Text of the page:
New influenza vaccine fights the virus by not targeting it

Vasculotide helps prevent against influenza by targeting fluid leakage in lungs instead of attacking the sometimes deadly virus directly.

The toll taken by the flu — the 200,000 people hospitalized with seasonal influenza each year and the nearly 3,700 deaths caused by it in 2013 in the United States — has propelled multiple attempts to develop a new influenza vaccine.

From a vaccination you only need once, to bacteria-based vaccines, another type of influenza vaccination is coming into the picture, except this one wards off the flu by avoiding it.

A new treatment called Vasculotide stops fluid from leaking into lungs instead of targeting the influenza virus directly. This approach gives a body’s immune system time to outlast the virus and recover.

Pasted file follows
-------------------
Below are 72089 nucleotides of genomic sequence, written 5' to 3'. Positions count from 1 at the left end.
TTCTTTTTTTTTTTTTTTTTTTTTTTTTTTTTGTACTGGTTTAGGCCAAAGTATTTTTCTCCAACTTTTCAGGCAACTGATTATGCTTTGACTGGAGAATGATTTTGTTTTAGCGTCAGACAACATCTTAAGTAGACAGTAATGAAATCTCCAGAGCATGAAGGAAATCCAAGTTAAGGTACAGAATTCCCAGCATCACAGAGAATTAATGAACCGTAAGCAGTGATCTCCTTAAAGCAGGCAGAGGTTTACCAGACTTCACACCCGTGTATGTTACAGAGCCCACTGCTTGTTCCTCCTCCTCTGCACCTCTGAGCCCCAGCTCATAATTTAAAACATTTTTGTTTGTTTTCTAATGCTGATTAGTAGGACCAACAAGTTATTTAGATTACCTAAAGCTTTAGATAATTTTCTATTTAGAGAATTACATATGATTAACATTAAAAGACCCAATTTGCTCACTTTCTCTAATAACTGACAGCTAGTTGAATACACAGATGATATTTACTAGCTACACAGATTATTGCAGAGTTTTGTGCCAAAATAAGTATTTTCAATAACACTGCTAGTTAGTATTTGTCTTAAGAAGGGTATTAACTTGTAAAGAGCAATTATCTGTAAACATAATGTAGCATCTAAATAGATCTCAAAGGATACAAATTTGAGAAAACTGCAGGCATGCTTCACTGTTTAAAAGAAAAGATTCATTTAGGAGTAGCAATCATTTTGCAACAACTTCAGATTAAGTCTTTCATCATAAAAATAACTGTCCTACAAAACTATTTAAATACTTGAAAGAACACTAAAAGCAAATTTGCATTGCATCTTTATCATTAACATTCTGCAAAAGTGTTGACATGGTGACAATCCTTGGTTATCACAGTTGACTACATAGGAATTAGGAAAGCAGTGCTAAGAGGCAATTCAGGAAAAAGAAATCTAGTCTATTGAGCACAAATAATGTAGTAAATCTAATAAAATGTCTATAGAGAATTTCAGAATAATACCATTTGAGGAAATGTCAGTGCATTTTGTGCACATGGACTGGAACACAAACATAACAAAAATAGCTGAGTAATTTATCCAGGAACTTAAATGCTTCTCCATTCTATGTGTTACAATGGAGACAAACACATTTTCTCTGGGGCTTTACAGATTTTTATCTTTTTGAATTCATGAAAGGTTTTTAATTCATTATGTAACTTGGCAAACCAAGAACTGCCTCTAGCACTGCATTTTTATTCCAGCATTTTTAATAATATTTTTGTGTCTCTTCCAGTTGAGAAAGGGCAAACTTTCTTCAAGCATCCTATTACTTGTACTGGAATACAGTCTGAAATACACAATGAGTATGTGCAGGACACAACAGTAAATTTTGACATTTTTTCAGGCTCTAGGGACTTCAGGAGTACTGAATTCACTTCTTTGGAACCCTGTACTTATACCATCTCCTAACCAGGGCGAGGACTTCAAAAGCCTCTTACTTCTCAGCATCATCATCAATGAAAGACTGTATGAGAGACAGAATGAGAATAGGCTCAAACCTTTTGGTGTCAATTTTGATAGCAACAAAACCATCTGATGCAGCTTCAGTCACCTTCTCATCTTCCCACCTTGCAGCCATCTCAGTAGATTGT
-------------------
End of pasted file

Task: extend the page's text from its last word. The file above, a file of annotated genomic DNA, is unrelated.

Research for Vasculotide was conducted of a team mostly made up of scientists from the University of Toronto, led by respirology researcher and clinician Warren Lee.

According to Motherboard,

“Vasculotide is a ‘Tie2-agonist tetrameric peptide.’ Its efficacy doesn’t have to do with the production of additional healthy lung cells but rather the inhibition of the programmed cell death…this cell death has to do in large part with the removal of Tie2, a protein that Vasculotide acts as an ‘agonist’ for…and with Tie2 back on the scene, lung cells stop self-destructing and fluids stop leaking in.”

The team of researchers tested this new vaccination on mice with three different flu strains and lethal doses. Before the mice received the vaccine, they had regular signs of progressive illness. Researchers rescued a significant subset of the infected animals.

Vasculotide sets itself apart from other vaccines by not being an immune system booster. It prevents negative effects of the flu and the body’s natural responses. This doesn’t protect the immune system, but instead buys the immune system time to fight the virus before everything goes downhill.

Photo: Warren Lee Lab